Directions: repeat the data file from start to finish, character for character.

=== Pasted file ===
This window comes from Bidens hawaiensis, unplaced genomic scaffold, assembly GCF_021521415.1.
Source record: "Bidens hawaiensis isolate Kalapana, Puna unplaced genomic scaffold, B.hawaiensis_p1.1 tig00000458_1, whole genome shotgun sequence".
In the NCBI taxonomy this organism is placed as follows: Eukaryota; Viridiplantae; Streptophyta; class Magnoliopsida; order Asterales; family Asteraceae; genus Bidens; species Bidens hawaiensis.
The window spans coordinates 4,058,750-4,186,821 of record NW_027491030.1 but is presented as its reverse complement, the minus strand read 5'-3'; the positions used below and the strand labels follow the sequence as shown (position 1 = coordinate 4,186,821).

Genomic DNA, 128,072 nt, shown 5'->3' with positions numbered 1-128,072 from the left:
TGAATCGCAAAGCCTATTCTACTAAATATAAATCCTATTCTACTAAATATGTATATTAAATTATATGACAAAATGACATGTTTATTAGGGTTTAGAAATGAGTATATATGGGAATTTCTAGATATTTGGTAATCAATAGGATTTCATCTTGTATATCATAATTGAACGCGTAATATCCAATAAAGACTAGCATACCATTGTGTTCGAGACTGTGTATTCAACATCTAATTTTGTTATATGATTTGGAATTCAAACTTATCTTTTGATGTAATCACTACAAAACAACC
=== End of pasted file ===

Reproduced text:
This window comes from Bidens hawaiensis, unplaced genomic scaffold, assembly GCF_021521415.1.
Source record: "Bidens hawaiensis isolate Kalapana, Puna unplaced genomic scaffold, B.hawaiensis_p1.1 tig00000458_1, whole genome shotgun sequence".
In the NCBI taxonomy this organism is placed as follows: Eukaryota; Viridiplantae; Streptophyta; class Magnoliopsida; order Asterales; family Asteraceae; genus Bidens; species Bidens hawaiensis.
The window spans coordinates 4,058,750-4,186,821 of record NW_027491030.1 but is presented as its reverse complement, the minus strand read 5'-3'; the positions used below and the strand labels follow the sequence as shown (position 1 = coordinate 4,186,821).

Genomic DNA, 128,072 nt, shown 5'->3' with positions numbered 1-128,072 from the left:
TGAATCGCAAAGCCTATTCTACTAAATATAAATCCTATTCTACTAAATATGTATATTAAATTATATGACAAAATGACATGTTTATTAGGGTTTAGAAATGAGTATATATGGGAATTTCTAGATATTTGGTAATCAATAGGATTTCATCTTGTATATCATAATTGAACGCGTAATATCCAATAAAGACTAGCATACCATTGTGTTCGAGACTGTGTATTCAACATCTAATTTTGTTATATGATTTGGAATTCAAACTTATCTTTTGATGTAATCACTACAAAACAACC